Those meats (along with stewed chicken and fried whole fish on recent visits) can be ordered as part of a platter accompanied by Mexican style rice, deep-flavored refried beans and tortillas. The meats also can be ordered as fillings for tacos and the other snacks.
The tacos are made with El Milagro-brand tortillas, a thick tortilla with a distinct corn flavor that is sold at most markets around town that cater to Latinos. But the other antojitos are prepared from fresh masa.
Normally gorditas are stuffed, puffed tortillas akin to pita sandwiches. The gordita at Taqueria Mi Pueblo was similar to a sope, perhaps a slightly larger and thicker disc of griddled masa, also with pinched edges to help hold the toppings of beans, meat, lettuce, tomatoes and a creamy sauce.
More substantial is the antojito called huarache. The long oval masa base is shaped to resemble the sole of the Mexican sandals known as huaraches. Mexican style rice enhances the familiar meat-bean-crunchy-green topping.
Pupusas are a Salvadoran specialty, essentially a thick corn tortilla with a filling. Choices at Taqueria Mi Pueblo include minced chicharrones (fried pork skins, softened in a chile-tomato sauce) or refried beans with cheese. Revueltas – a third option – is a combination of the two. The filling is encased in the flattened dough then griddled.
Fans of the tamales sold annually by HICA will find familiar flavors in the Oaxaca-style version sold at Mi Puebla. The corn husk-wrapped tubes of steamed, seasoned masa are filled with pork or chicken.
In addition to posole and menudo, seafood soup (Siete Mares, or “seven seas”) or beef stew (Caldo de Res) often are available, ladled from caldrons on the stove and served with corn tortillas.
Don’t go expecting traditional restaurant service. You order at the counter and, for the most part, walk away with your food (antojitos made with fresh masa take longer and are delivered to the table).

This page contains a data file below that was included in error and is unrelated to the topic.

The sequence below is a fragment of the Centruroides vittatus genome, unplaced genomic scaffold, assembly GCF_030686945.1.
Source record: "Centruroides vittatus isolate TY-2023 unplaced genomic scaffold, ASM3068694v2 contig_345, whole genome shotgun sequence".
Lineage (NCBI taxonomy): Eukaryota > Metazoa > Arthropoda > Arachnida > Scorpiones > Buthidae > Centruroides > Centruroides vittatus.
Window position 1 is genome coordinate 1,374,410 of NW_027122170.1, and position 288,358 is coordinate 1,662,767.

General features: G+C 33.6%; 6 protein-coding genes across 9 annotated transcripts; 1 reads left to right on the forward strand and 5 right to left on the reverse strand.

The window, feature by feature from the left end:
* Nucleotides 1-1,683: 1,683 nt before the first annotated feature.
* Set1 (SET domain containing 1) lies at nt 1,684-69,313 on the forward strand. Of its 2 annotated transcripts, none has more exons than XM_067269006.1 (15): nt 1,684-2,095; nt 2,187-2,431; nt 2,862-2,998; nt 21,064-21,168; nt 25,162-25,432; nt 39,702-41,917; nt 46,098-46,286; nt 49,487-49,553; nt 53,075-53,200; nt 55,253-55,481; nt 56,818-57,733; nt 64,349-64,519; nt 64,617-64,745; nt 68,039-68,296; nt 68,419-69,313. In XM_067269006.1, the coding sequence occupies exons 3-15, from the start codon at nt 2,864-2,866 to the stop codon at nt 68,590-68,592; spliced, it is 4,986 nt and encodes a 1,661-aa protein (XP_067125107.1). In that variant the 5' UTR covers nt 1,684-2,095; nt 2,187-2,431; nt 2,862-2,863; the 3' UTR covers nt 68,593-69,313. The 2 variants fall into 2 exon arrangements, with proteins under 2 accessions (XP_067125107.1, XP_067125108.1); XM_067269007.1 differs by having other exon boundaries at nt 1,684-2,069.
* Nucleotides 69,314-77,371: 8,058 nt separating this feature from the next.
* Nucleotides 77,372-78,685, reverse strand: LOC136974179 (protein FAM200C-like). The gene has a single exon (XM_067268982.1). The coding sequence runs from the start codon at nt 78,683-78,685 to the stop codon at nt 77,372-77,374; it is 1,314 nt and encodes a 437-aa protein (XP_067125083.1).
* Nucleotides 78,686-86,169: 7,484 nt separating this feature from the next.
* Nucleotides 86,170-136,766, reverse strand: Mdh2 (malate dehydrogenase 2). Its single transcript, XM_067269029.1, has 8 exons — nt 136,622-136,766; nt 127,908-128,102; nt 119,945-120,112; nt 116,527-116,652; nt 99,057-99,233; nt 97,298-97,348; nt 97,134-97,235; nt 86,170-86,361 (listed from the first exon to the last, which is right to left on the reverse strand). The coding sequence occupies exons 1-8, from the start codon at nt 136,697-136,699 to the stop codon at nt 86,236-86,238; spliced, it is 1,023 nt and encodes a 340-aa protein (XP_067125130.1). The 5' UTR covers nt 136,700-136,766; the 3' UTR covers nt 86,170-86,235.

The self-serve condiment stand is nearby and the thirsty help themselves to Mexican and U.S. soft drinks from a cooler lining a wall. Afterward, you recount what you had when you pay at another part of the counter.
It’s communal seating, and there’s no busboy cleaning up when people are done eating. The sopes, huaraches and gorditas require cutlery, but only plastic forks and spoons are stocked at the tables. Adding plastic knives would help.
No frills. But each trip gave me chills of joy.
It helps that the adjoining market has a well-stocked butcher shop (they break down whole cows, hogs and chickens), as well as all the other ingredients needed to make their savory stews and piquant salsas. The cooks treat the food with love and care, like an abuelita preparing a Sunday meal for her children and grandchildren.
Such good food costs little money. Tamales are $1.50 and tacos are $1.65. Sopes, gorditas and pupusas are $2 each. Huaraches are a mere $5.50 per order.
While lacking in some of the usual measures for rating restaurants – atmosphere and table service for example – Taqueria Mi Pueblo stands out for the breadth and quality of its food. For that, it deserves extra credit – and repeated visits.
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Taqueria Mi Pueblo: Inexpensive, authentic and delicious Mexican … – AL.com
Tacos are a specialty at Taqueria Mi Pueblo (Photo by Joe Songer)